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INVESTIGATION OF SINKING OF THE SUBMARINE “S-4"
FRIDAY, APRIL 27, 1928
UNITED STATES SENATE,
Washington, D. C. The subcommittee met, pursuant to the call of the chairman, at 3 o'clock p. m., in the room of the committee, in the Capitol, Senator Tasker L. Oddie presiding.
Present, Senators Oddie (chairman), Steiwer, and Gerry.
The subcommittee had under consideration S. Res. 205, which is here printed in full, as follows:
Resolved, That the Committee on Naval Affairs or a duly authorized subcommittee thereof is hereby authorized and directed to make a full and complete investigation of the sinking of the submarine S-4 in collision on December 17, 1927, with the United States Coast Guard destroyer Paulding off the Massachusetts coast, and the rescue and salvage operations carried on by the United States Navy subsequent thereto, and to report thereon to the Senate as soon as practicable, giving the results of its investigation and with such recommendations as it deems advisable. For the purposes of this resolution such committee or subcommittee is authorized to hold hearings, to sit and act at such times and places, to employ such experts and clerical, stenographic, and other assistance, to require by subpoena or otherwise the attendance of such witnesses and the production of such books, papers, and documents, to administer such oaths, and to take such testimony and make such expenditures as it deems advisable. The cost of such stenographic service to report such hearings shall not be in excess of 25 cents per hundred words. The expenses of such committee or subcommittee, which shall not be in excess of $10,000, shall be paid from the contingent fund of the Senate.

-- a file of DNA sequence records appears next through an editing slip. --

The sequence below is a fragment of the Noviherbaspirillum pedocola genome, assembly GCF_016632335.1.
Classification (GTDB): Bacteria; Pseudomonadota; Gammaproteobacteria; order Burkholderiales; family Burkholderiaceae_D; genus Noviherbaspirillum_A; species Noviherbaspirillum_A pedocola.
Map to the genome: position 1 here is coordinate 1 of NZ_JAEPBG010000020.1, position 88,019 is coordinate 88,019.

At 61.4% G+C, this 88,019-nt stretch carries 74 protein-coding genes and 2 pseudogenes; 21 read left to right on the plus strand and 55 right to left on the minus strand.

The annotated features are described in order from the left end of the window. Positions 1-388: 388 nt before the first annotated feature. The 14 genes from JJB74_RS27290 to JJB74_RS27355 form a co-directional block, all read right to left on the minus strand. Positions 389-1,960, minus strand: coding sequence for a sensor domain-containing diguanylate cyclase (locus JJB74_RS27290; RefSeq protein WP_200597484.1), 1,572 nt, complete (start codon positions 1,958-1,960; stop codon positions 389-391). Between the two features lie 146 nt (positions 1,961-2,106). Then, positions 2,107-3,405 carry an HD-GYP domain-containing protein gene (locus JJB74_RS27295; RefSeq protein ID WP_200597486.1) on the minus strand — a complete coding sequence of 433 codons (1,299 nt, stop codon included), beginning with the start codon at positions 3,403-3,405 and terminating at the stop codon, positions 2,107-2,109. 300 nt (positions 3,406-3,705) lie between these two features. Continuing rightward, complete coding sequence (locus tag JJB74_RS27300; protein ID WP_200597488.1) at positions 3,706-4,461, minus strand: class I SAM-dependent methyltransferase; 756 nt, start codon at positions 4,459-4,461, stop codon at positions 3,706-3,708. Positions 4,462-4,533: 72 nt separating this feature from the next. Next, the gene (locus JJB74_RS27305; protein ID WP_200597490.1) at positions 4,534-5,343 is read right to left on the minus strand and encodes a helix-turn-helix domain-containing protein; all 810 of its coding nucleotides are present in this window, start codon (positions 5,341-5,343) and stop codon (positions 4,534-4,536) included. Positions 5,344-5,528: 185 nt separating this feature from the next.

STATEMENT OF COMMANDER J. H. HOOVER, UNITED STATES
Senator ODDIE. The committee will come to order. I requested the Secretary of the Navy to detail an officer who is familiar with the record of the proceedings in the naval court of inquiry on the S-4 disaster, and Commander J. H. Hoover was immediately detailed to the committee. The idea is to start the hearings with a report on the accident, the conditions surrounding it, and an account of the proceedings of the naval court. Commander Hoover, will you make a statement?